Build bonds of affection and trust with your adopted child
Effectively deal with any learning or behavioral disorders
Discipline your child with love without making him or her feel threatened”
This book comes from decades of experience working with foster and adoptive children around the world. It helps families learn how to connect with their children and deal with special needs. We highly recommend any materials by Dr. Purvis and Dr. Cross, including this book, DVDs, and conferences.
This book should be on the shelves of every foster and adoptive home for several reasons:
Practical advice and strategies – The strategies in this book are easy to implement, though many take a change in mindset. Parents will likely have to work on one strategy at a time until they become habit, rather than trying to change everything at once.
Simple scripts to use with your children when you are at your wit’s end – When we lecture our kids in our anger or frustration, they tune us out and stop learning. The Connected Child gives simple, short scripts for you to repeat that become like mantras with your children. I recently reread the book and put a note in my phone with all the scripts for me to reference. Opening up the note gives me a few seconds to breathe and regulate my own emotions, and then I have the words I need to deescalate the situation and get a kiddo back on the right track to succeed.
Easy to understand explanations of the science behind the challenges facing foster and adoptive children – This book explains in every day language what sets the brains—learning, connecting, and behaving—of foster and adoptive children apart from those of their peers and gives parents insight on how to work around these differences.
Explanations for why typical parenting and discipline techniques do not work – Foster and adoptive parenting is not parenting as usual, and our children do not respond to the same techniques that biological children do. The Connected Child explains why and gives alternative strategies.
Tips for everything from nutrition, medications, therapy, daily schedules, rules, discipline, school issues, teaching life skills, self-care, and much more
Extensive table of contents makes it easy to quickly reference needed information – The table of contents not only lists chapter titles, but it also shows all the subheadings in each chapter, making it a great reference without having to thumb through page after page to find the topic you need in the moment.
Self evaluations for parents to determine how they need to change their parenting – There are quizzes, checklists, and lists of reflection questions for parents to seriously examine their own parenting and attachment styles and how day-to-day interactions with their children are going.
Buy From Our Links and Support Transfiguring Adoption:
It’s Your Turn:
Share your thoughts and experiences with others here!
What strategy from this book will you implement immediately?
What strategy do you think will be most difficult to implement?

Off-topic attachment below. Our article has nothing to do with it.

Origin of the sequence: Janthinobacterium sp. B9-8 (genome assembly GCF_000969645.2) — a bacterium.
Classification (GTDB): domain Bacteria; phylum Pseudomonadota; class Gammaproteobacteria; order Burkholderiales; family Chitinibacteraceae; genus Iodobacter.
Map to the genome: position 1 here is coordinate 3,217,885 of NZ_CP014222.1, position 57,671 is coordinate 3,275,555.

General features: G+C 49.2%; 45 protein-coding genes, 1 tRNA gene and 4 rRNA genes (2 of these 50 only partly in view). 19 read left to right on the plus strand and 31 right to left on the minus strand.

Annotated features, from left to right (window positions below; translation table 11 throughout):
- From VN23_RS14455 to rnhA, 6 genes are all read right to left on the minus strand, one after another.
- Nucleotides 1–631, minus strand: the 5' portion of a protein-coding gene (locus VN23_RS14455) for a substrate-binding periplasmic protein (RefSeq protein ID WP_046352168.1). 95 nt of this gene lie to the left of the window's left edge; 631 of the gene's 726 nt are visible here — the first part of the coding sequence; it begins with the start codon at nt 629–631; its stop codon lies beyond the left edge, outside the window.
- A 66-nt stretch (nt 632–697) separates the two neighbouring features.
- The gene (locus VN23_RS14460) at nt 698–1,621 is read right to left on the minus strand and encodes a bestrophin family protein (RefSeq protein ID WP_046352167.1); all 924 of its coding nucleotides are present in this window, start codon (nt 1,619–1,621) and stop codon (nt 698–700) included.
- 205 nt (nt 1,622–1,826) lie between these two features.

What scripts do you find most helpful for your child?
What was your result from the parenting quiz on p. 169?
Is a checklist like the one of page 216 helpful for you to evaluate your parenting?
Where do you think your child is on the levels of care on page 217?
What did you learn about the role nurturing plays in your life from the questions on page 222?
There are many laws and practices that exist in the world that cause never-ending frustrations for the people who find themselves in the middle of those circumstances. Those laws and practices have been established for very legitimate reasons. More often than not, it is because at some point someone decided to take advantage of his or her liberties. As a result, a rule had to be put in place to keep others from doing the same thing. Regardless of the fact that we may understand the logic behind such regulations, it doesn’t make them any easier to digest when we find ourselves faced with the limitations of such restrictions.
“In order to lessen this frustration, speak openly with the school’s administration, social workers, etc.”
I can imagine this is what it is like when you as foster parents sit in an IEP meeting about your child. While you have a right to be there and are encouraged to attend, there are different types of information you are not privy to because it is considered confidential. Last week I mentioned that a child’s biological parents can retain certain rights unless they have clearly severed them. Even when biological parents have cut all rights, most children are considered to be in the custody of the state. Thus, you as foster parents don’t have rights to certain confidential information.
“You will make some decisions that backfire because of missing information, but recognize you are doing the best you can and are providing a great environment for your child to learn and grow.”
Yes, this is frustrating, but it is simply the reality of what you are facing. In order to lessen this frustration, speak openly with the school’s administration, social workers, etc. They will share with you as much information as they can on the child’s progress and behavior at school. Understand that there will be limitations to the information you get, but do the very best with whatever information you can receive. Recognize how you can use what you know to set up the best practices in your home that will help your child be successful. Give yourself grace and forgiveness. You will make some decisions that backfire because of missing information, but recognize you are doing the best you can and are providing a great environment for your child to learn and grow.